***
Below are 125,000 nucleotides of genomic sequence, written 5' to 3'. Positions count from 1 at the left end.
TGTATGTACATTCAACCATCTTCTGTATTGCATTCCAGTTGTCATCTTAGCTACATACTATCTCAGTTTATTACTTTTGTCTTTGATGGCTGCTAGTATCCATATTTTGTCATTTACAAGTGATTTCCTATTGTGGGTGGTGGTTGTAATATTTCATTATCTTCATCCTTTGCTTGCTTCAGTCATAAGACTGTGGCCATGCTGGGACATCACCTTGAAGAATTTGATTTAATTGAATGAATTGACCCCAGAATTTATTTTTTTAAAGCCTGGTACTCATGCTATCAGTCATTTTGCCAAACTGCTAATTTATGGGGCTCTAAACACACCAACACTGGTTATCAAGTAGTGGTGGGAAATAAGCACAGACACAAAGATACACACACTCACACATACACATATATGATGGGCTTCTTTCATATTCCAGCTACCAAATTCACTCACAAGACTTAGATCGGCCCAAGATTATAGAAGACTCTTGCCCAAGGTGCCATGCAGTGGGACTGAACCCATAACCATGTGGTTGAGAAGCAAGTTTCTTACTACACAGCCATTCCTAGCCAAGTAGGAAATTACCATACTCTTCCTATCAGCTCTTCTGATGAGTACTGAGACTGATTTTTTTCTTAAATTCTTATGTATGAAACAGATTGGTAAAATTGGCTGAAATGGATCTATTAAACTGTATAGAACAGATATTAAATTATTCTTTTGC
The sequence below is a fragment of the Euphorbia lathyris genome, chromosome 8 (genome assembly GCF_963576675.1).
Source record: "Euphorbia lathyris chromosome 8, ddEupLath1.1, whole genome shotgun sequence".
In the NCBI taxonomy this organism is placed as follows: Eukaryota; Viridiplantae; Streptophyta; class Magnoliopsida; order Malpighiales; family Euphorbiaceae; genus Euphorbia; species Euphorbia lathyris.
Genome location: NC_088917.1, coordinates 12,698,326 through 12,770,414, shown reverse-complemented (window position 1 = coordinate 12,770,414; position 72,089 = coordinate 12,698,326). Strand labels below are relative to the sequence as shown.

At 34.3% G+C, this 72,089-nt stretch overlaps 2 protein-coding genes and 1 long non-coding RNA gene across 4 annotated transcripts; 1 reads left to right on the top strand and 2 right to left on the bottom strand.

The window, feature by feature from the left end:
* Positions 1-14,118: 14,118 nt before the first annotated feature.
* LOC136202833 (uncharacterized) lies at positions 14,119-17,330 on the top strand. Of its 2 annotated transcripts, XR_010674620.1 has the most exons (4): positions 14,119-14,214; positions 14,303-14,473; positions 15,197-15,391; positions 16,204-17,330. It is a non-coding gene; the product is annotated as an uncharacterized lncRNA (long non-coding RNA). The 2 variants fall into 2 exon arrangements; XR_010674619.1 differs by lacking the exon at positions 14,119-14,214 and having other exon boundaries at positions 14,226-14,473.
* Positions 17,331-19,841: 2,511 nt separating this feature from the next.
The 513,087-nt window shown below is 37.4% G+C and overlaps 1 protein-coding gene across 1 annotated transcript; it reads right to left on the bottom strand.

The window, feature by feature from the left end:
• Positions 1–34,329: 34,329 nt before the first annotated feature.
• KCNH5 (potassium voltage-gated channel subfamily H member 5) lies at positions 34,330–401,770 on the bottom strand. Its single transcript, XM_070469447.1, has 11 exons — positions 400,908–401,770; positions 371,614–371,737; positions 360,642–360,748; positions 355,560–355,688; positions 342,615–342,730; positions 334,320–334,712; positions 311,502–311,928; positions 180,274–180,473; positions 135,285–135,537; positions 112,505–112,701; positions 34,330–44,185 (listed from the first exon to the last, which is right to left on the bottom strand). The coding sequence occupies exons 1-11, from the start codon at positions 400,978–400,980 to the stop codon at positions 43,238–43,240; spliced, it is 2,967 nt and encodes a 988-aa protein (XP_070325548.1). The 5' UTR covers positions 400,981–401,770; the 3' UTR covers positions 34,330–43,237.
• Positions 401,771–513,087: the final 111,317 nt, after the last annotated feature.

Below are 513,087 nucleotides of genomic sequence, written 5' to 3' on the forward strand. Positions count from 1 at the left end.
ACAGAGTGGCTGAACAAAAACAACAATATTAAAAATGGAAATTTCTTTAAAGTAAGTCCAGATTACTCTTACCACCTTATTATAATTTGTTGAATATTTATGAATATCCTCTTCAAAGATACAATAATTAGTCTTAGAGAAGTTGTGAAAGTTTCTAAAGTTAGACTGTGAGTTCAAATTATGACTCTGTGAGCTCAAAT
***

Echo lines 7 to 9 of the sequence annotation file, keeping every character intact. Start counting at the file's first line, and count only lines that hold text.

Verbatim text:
At 34.3% G+C, this 72,089-nt stretch overlaps 2 protein-coding genes and 1 long non-coding RNA gene across 4 annotated transcripts; 1 reads left to right on the top strand and 2 right to left on the bottom strand.

The window, feature by feature from the left end:
* Positions 1-14,118: 14,118 nt before the first annotated feature.